Treatment Solutions For Common Soccer Injuries

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Calcaneal Apophysitis: An Emerging Trend Among Kids In Soccer?

Calcaneal apophysitis, a growth plate disorder, is characterized by a pain directly behind the heel in children. It has two probable causes. When bones grow faster than the soft tissues, there is an abnormal pull of the soft tissues away from the bone, which leads to a traction type of injury. Tight calves may have a similar effect although children usually have adequate flexibility.

Young soccer players typically play on grassy fields and I have noticed an increase in the incidence of calcaneal apophysitis during rainy stretches. After it rains, the field is softer and the foot is more vulnerable to excessive motions, whether they are toward pronation or supination. This excessive teeter-tottering of the heel and/or foot may cause irritation of the Achilles tendon against the heel bone near its insertion or of the plantar fasciitis near its origin. When treating this condition, you should focus on reducing the excessive motions of the heel and elevating the heel to reduce tension of the Achilles and plantar fascia at its attachments to the growth plate area.

Posterior heel straps and/or taping are extremely effective for limiting excessive heal motion. Adding heel lifts further reduces Achilles tension. Once you have reduced the initial pain, you should consider fabricating orthotic devices with a deep heel cup to help prevent recurrence.

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Above, you can see genu valgum in a soccer player with pes planus.
Here is the soccer player standing on orthotics. Orthotics can help realign the knee in athletes with genu valgum.
Here you can see a calcified ankle diastasis that resulted from a soccer player sustaining repeated contusions. Sometimes a routine ankle X-ray, perhaps one that you obtain while treating a sprain, can reveal this condition.
By Richard T. Braver, DPM

Soccer is the most widely played sport in the world. There are two good reasons for the popularity of youth soccer versus other American sports such as football. It is more appealing to female participants and there are far fewer traumatic injuries. However, there is still an abundance of soccer injuries. In particular, there is a higher incidence of shin splints and plantar fasciitis among women and a higher incidence of contusions among men. Podiatric physicians who treat sports injuries have also seen an abundance of posterior heel pain in children.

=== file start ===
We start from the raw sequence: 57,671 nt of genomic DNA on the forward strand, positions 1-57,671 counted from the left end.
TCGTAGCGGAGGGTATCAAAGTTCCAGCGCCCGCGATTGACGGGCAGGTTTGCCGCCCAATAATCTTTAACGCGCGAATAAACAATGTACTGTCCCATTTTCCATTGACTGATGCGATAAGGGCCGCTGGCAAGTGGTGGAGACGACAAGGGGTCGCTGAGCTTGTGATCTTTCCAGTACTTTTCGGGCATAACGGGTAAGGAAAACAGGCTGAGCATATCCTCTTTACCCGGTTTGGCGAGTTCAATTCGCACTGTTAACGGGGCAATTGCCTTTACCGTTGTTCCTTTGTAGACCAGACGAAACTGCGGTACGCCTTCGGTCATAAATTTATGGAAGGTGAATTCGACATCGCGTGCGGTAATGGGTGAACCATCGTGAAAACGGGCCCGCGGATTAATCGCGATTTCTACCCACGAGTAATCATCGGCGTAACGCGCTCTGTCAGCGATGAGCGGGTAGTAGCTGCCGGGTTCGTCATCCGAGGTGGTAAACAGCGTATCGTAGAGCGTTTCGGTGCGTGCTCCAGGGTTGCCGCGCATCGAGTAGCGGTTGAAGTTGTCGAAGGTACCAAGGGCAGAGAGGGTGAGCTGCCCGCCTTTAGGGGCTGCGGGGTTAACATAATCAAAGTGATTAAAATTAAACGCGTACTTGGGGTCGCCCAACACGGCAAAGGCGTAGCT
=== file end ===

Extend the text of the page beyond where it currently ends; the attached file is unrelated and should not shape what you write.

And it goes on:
With this in mind, let’s take a closer look at common soccer-related ailments and other injuries that can occur with these athletes.
With this in mind, let’s take a closer look at common soccer-related ailments and other injuries that can occur with these athletes.
• Ankle sprains are among the most common injuries sustained by soccer athletes. These injuries may occur:
• when an athlete is running downfield and his or her foot hits an unexpected rut in the surface;
• when the athlete is making a sharp turn;
• when he or she challenges for a ball and gets a foot tangled with another player’s leg; or
• when the player simply twists his or her ankle when coming down from a header or other jump.
The majority of these injuries are inversion related. It is important to reduce the swelling immediately by using ice and compression wraps. Often, it is difficult, initially, to evaluate the injury. Obtaining X-rays can help detect an ankle fracture.

Essential Insights For Ankle Sprains
Typical treatment for an initial ankle sprain may include wrapping the foot in a soft cast such as a Jones compression wrap, including an Unna boot or compressive ankle taping. I prefer to keep the ankle mildly everted after a lateral ligament injury in order to restrict inversion while allowing dorsiflexion and plantarflexion. Using this “active rest” approach allows motion, which helps prevent stiffness and facilitates a faster recovery. However, one should emphasize limited ambulation with crutches. If there is a significant amount of ankle effusion or hematoma, then you may have to aspirate blood from the joint.

During the first few days after the injury, the patient should be utilizing the crutches in a toe-touch type of walking pattern. Doing so promotes range of motion while ensuring limited weightbearing. After approximately three days, re-wrap the ankle again in order to limit inversion and allow for other motions. Allow weightbearing while emphasizing an increased intensity of the patient’s rehabilitation. Emphasize NSAIDs for the first week to help reduce pain and inflammation.
After the first week, you may tape the ankle or wrap it with an Unna boot. However, an elastic wrap and Aircast-type stirrup are usually all that is necessary to keep the ankle mildly inverted, allowing the ligaments a chance to re-oppose and heal. Continue this course for approximately three weeks. However, be aware that, depending on the severity of the injury, some athletes return to activity much quicker. For those with residual pain and weakness, a corticosteroid injection may be necessary to further reduce areas of swelling and/or initiate a better healing response.

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Anonymoussays: July 8, 2010 at 1:37 am

This was helpful! I am suffering from shin splints and had no idea my cleats could be causing that!

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